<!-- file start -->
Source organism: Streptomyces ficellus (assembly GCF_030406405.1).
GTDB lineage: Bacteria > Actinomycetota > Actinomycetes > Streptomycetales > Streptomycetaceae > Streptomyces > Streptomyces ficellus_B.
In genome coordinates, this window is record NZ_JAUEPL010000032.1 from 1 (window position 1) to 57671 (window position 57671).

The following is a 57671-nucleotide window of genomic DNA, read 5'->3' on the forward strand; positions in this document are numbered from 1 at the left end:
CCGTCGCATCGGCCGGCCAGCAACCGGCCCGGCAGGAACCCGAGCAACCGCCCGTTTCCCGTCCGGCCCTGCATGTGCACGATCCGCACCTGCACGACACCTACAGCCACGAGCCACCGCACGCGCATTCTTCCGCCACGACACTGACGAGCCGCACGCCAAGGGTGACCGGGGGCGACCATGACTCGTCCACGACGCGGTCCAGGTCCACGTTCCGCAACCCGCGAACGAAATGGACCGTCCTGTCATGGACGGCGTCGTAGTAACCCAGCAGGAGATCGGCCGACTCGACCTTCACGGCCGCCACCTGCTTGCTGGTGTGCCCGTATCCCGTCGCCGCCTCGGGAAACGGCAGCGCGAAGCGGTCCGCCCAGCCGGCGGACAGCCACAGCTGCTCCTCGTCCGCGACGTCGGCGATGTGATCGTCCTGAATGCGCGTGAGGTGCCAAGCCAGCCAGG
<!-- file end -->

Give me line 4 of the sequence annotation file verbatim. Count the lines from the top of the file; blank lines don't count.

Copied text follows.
The following is a 57671-nucleotide window of genomic DNA, read 5'->3' on the forward strand; positions in this document are numbered from 1 at the left end: